Rep. Williams: Regulating medical marijuana
We wrapped up our legislative session last week, and our final bill dealt with regulation of the medical marijuana industry. Since being elected to the Legislature in November, I’ve heard from numerous constituents in House District 28 who have concerns with regulation of the industry.
Voters approved medical marijuana for use in Oklahoma in June 2018, and the Legislature then established the Oklahoma Medical Marijuana Authority, which began offering licenses for consumption and production of the product in fall 2018. OMMA is also responsible for collection of taxes on the product.
However, the language of the state question didn’t include any rules for regulation of the industry. Stakeholders on all sides of the issue have asked for structure, so the Legislature has worked the last few years to regulate this new industry as necessary.
Since the industry launched in 2018, it has seen exponential growth far beyond what anybody expected. Each year, the Legislature runs a few bills to address issues regarding that have been brought to our attention.
This year, we approved House Bill 2646 to give OMMA more authority to revoke licenses that are deemed illegal. The state budget for Fiscal Year 2022, which begins July 1, also gives OMMA additional funding so they can hire more agents, inspectors, attorneys and other employees to manage the number of licensees the agency works with.
Additionally, we passed House Bill 2272. This bill requires OMMA to conduct on-site inspections of a licensee or applicant for any medical marijuana business license issued to ensure compliance with the Oklahoma Medical Marijuana and Patient Protection Act. The bill also requires owners of facilities to disclose if there is any foreign ownership under penalty of perjury. Licenses will be revoked for anyone in violation of the act.
Our final bill of the session was Senate Bill 1033, which gives a means for enforcing some of the legislation passed this year by allowing OMMA to enter into a mutual agreement with the Oklahoma Bureau of Narcotics and Dangerous Drugs so more agents can be hired to investigate and enforce the new laws.
Through these bills, we are adding structures in place to regulate and help give clarity to the duties of OMMA and others working within the industry. I’m glad we passed many bills this session to help regulate the industry at the request of stakeholders and constituents, as well as curtail the illegal black market activity happening in this industry within our state.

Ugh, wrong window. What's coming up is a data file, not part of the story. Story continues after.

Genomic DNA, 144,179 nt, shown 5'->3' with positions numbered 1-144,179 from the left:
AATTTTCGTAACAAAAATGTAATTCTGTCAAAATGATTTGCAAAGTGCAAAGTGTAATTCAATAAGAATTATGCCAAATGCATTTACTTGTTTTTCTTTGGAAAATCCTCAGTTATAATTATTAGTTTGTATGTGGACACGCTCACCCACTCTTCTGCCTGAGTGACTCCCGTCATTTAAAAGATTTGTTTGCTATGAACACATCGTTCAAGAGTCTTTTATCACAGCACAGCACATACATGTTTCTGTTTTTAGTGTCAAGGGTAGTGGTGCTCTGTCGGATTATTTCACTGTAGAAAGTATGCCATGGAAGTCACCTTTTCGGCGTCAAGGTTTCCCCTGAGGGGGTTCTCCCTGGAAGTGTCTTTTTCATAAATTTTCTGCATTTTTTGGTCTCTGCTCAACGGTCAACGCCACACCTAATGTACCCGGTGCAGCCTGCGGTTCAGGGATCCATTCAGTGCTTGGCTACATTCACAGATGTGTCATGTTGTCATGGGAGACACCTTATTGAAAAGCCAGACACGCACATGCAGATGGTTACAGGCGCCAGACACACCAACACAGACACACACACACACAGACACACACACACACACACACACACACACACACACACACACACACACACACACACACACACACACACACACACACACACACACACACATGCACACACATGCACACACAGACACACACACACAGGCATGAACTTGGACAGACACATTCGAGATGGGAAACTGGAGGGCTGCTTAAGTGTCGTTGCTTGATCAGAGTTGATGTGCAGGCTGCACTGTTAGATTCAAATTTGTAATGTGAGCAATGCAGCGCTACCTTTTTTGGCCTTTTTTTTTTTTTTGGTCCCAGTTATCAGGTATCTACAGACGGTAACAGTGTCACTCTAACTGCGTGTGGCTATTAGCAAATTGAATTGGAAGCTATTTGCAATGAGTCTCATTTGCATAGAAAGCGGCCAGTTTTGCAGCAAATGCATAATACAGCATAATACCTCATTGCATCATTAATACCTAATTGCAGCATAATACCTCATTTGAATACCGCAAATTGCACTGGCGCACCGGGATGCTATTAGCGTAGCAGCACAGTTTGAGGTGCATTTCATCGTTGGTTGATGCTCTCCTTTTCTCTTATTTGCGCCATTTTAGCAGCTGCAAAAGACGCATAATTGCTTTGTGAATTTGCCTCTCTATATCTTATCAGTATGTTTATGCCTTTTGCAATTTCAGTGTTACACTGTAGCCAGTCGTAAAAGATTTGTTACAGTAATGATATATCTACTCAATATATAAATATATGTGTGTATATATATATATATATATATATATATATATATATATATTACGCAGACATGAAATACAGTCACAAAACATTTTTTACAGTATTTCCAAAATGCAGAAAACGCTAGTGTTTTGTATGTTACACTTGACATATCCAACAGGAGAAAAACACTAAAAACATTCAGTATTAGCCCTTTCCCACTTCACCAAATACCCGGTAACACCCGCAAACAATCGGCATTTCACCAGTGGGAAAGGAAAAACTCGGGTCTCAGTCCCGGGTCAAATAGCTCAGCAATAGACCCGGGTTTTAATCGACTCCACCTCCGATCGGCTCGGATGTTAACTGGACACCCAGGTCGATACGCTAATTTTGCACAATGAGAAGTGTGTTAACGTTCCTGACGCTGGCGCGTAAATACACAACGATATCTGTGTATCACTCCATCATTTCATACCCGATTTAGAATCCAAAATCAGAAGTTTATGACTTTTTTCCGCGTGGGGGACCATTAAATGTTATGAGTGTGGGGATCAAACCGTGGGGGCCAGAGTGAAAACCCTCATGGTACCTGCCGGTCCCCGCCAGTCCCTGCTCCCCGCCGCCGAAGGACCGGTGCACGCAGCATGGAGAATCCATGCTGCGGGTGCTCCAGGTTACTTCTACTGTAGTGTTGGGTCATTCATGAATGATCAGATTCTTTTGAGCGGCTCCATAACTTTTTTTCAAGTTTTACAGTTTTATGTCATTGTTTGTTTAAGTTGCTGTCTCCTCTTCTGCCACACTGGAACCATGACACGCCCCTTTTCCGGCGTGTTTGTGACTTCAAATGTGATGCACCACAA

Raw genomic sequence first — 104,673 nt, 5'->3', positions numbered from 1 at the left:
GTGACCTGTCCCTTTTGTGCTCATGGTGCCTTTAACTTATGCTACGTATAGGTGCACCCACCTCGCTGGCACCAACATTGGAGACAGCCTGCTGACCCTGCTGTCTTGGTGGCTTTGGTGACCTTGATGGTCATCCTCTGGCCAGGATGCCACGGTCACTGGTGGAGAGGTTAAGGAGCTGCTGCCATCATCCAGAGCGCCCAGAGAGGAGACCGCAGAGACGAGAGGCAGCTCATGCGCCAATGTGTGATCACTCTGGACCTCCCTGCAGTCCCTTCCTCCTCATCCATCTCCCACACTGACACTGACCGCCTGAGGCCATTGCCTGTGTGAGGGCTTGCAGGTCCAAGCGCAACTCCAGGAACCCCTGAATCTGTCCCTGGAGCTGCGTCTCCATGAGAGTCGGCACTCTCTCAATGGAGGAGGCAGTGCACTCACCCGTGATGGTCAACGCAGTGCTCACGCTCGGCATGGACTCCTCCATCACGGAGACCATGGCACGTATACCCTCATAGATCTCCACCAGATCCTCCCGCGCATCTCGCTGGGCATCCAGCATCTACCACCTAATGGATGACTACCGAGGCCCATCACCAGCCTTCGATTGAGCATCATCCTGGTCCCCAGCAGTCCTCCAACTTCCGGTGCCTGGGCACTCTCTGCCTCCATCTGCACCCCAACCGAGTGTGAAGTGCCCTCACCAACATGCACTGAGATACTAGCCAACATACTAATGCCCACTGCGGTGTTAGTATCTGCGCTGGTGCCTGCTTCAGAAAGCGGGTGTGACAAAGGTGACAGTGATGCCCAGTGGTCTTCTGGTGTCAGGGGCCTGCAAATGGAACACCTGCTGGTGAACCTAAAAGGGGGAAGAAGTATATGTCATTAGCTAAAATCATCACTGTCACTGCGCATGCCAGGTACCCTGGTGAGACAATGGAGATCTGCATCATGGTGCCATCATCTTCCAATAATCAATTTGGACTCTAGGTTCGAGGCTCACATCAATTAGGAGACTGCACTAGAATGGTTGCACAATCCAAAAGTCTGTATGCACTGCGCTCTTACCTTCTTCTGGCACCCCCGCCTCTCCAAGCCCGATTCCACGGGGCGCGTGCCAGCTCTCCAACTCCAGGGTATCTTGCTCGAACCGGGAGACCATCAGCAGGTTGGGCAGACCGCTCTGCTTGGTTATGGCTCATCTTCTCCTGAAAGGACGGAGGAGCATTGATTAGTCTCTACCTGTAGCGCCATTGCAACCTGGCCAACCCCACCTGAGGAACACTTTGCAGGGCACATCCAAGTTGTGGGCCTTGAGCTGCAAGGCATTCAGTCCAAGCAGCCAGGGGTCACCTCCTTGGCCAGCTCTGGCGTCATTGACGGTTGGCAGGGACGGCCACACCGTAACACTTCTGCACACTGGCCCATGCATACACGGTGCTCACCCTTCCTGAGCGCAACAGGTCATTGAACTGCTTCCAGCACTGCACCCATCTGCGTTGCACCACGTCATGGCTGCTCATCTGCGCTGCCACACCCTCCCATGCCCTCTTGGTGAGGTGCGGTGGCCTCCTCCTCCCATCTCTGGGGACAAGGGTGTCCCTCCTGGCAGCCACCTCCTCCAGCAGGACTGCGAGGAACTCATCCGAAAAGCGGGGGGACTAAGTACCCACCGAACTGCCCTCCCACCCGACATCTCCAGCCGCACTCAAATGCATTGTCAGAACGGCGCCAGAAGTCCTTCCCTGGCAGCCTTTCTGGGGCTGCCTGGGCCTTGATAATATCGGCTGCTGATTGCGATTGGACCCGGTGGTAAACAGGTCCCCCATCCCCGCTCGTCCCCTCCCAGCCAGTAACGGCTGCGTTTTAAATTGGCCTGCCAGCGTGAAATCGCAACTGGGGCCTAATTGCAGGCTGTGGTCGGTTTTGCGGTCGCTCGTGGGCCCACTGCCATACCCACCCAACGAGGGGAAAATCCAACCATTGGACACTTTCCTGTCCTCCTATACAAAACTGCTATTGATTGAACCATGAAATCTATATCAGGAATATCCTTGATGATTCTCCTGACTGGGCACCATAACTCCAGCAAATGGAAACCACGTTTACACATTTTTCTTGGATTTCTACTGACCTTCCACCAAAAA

Anyone having an issue with a medical marijuana business or has any questions regarding compliance or the licensing process can contact OMMA. You can find information about the best email to contact for your problem at https://oklahoma.gov/omma/help/contact.html.
Although our regular session has wrapped up for the year, we will come back for a special session later this fall to consider adjustments to the new legislative districts that we drafted following last year’s census. We’re still waiting on final data from the U.S. Census Bureau, so we’ll make any necessary changes once we receive those numbers. We’ll also spend July hosting town hall meetings across the state to hear constituents’ opinions on the boundaries of their congressional district, which we will draft and approve in special session this fall.
Although I won’t be in my Capitol office as regularly now that session has wrapped, I’ll continue to work from District 28 to learn about the issues facing my constituents and consider possible solutions. It’s been a productive first session at the Capitol!
Rep. Danny Williams, a Republican, represents House District 28 in the Oklahoma House of Representatives. His district includes Seminole County and northern Pottawatomie County.